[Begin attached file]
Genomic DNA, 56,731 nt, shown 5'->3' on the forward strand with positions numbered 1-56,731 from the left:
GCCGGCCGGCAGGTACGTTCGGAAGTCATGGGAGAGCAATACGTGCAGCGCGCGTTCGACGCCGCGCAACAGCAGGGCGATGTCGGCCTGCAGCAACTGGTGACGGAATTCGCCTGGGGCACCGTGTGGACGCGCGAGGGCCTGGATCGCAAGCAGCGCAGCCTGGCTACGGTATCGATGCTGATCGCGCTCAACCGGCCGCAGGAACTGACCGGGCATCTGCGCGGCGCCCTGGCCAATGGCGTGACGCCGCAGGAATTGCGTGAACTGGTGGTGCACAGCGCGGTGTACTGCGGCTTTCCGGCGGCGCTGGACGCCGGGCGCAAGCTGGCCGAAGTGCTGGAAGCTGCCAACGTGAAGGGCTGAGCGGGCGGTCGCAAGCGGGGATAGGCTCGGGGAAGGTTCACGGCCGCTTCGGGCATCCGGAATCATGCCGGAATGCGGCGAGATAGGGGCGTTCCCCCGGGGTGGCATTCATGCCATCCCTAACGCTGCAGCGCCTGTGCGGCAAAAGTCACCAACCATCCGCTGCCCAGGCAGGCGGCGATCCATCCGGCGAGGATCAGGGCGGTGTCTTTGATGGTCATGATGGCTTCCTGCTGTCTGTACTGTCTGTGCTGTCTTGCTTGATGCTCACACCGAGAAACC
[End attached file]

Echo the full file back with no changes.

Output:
Genomic DNA, 56,731 nt, shown 5'->3' on the forward strand with positions numbered 1-56,731 from the left:
GCCGGCCGGCAGGTACGTTCGGAAGTCATGGGAGAGCAATACGTGCAGCGCGCGTTCGACGCCGCGCAACAGCAGGGCGATGTCGGCCTGCAGCAACTGGTGACGGAATTCGCCTGGGGCACCGTGTGGACGCGCGAGGGCCTGGATCGCAAGCAGCGCAGCCTGGCTACGGTATCGATGCTGATCGCGCTCAACCGGCCGCAGGAACTGACCGGGCATCTGCGCGGCGCCCTGGCCAATGGCGTGACGCCGCAGGAATTGCGTGAACTGGTGGTGCACAGCGCGGTGTACTGCGGCTTTCCGGCGGCGCTGGACGCCGGGCGCAAGCTGGCCGAAGTGCTGGAAGCTGCCAACGTGAAGGGCTGAGCGGGCGGTCGCAAGCGGGGATAGGCTCGGGGAAGGTTCACGGCCGCTTCGGGCATCCGGAATCATGCCGGAATGCGGCGAGATAGGGGCGTTCCCCCGGGGTGGCATTCATGCCATCCCTAACGCTGCAGCGCCTGTGCGGCAAAAGTCACCAACCATCCGCTGCCCAGGCAGGCGGCGATCCATCCGGCGAGGATCAGGGCGGTGTCTTTGATGGTCATGATGGCTTCCTGCTGTCTGTACTGTCTGTGCTGTCTTGCTTGATGCTCACACCGAGAAACC